What makes financial institutions particularly vulnerable is what makes them increasingly more appealing to consumers: their ease of use. “Financial institutions in general are making it easier for their consumers to interact with both web or mobile channels,” said Modak. “And that's not limited to credit unions, but financial institutions in general.”

From a general cybersecurity perspective, Modak noted that establishments and consumers need awareness of phishing attempts or spoofing, which is where employees of a particular organization (or individuals) are tricked into sharing information by clicking on certain links via an email address or fake website. “We hear from our customers all the time where the consumers are sent some links to share their credentials or their personal details on behalf of an email that look very similar to that bank or that e-commerce organization,” said Modak.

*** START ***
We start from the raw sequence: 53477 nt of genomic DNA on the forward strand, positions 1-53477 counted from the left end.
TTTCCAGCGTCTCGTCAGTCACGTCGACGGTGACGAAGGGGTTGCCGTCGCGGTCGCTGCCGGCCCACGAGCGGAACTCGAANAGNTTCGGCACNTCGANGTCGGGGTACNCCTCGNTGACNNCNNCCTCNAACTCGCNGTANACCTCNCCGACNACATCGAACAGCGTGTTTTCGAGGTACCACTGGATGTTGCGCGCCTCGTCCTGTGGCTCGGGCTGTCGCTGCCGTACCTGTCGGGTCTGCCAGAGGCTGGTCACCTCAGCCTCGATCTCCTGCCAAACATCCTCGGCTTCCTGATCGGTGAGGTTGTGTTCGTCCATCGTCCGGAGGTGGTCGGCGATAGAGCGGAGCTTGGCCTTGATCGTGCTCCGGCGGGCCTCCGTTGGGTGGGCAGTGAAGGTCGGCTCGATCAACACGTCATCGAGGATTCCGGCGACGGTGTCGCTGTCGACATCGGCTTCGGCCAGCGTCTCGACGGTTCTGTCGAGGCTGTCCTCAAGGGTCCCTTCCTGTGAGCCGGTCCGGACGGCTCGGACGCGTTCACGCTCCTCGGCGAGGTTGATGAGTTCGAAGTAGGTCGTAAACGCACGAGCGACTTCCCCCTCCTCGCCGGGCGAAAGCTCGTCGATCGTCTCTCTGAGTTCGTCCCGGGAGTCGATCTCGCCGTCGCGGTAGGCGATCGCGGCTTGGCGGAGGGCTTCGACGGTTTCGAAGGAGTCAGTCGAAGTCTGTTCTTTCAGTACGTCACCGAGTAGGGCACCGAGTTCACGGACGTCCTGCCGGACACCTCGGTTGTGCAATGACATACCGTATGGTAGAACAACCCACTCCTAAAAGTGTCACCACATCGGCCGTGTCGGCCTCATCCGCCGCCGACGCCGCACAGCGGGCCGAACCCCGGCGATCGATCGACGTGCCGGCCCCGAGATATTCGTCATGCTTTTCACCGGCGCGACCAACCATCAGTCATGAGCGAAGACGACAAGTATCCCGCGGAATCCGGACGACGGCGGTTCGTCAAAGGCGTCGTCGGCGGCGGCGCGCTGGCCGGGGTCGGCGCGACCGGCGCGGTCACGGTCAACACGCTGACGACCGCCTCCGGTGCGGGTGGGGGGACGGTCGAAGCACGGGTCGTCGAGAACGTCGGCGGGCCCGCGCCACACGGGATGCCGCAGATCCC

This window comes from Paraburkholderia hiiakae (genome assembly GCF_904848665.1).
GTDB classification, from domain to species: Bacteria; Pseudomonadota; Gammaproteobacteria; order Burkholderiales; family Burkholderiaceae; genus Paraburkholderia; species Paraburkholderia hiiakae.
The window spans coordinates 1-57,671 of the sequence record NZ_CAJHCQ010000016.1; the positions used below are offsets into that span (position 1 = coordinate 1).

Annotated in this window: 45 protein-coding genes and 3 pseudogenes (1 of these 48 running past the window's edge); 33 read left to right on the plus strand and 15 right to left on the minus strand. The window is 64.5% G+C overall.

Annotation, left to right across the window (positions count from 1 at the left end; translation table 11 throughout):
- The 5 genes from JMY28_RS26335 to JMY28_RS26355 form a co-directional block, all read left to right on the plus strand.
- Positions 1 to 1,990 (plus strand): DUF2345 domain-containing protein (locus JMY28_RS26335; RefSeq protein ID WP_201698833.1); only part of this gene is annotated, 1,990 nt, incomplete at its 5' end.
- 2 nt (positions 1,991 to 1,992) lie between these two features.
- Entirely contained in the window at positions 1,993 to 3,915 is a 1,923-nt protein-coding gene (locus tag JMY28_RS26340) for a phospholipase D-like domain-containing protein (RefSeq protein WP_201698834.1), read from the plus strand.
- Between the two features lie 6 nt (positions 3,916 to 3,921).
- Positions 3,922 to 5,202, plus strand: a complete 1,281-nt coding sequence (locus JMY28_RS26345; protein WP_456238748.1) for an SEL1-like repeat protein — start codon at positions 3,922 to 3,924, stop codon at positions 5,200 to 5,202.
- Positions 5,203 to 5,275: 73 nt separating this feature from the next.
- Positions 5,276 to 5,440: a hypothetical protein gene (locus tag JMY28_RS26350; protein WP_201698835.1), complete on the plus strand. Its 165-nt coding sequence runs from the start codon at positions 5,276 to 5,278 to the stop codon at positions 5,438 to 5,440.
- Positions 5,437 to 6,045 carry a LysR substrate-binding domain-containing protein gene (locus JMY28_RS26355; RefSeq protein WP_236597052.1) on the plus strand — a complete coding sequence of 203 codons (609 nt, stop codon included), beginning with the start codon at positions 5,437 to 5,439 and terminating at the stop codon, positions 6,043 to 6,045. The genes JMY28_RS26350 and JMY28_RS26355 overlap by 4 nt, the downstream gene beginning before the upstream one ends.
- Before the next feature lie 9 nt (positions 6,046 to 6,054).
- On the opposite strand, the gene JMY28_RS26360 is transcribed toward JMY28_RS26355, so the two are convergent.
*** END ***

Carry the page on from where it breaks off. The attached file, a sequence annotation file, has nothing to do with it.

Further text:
Modak continued. “Institutions definitely need to tighten their fraud controls. We have seen in the past few years monies moved across different accounts across different organizations.” She added, more than ever, understanding the customer journey and behavior can help identify potential attacks.

The Identity Abuse Index, contained within the Cybercrime Report, which records the percentage of attacks per day, shows attack rates fell in the fourth quarter of 2022. However, the picture varies by region, with sizeable spikes in Asia-Pacific (APAC), Latin America (LATAM) and North America at the end of the year.


bottom of page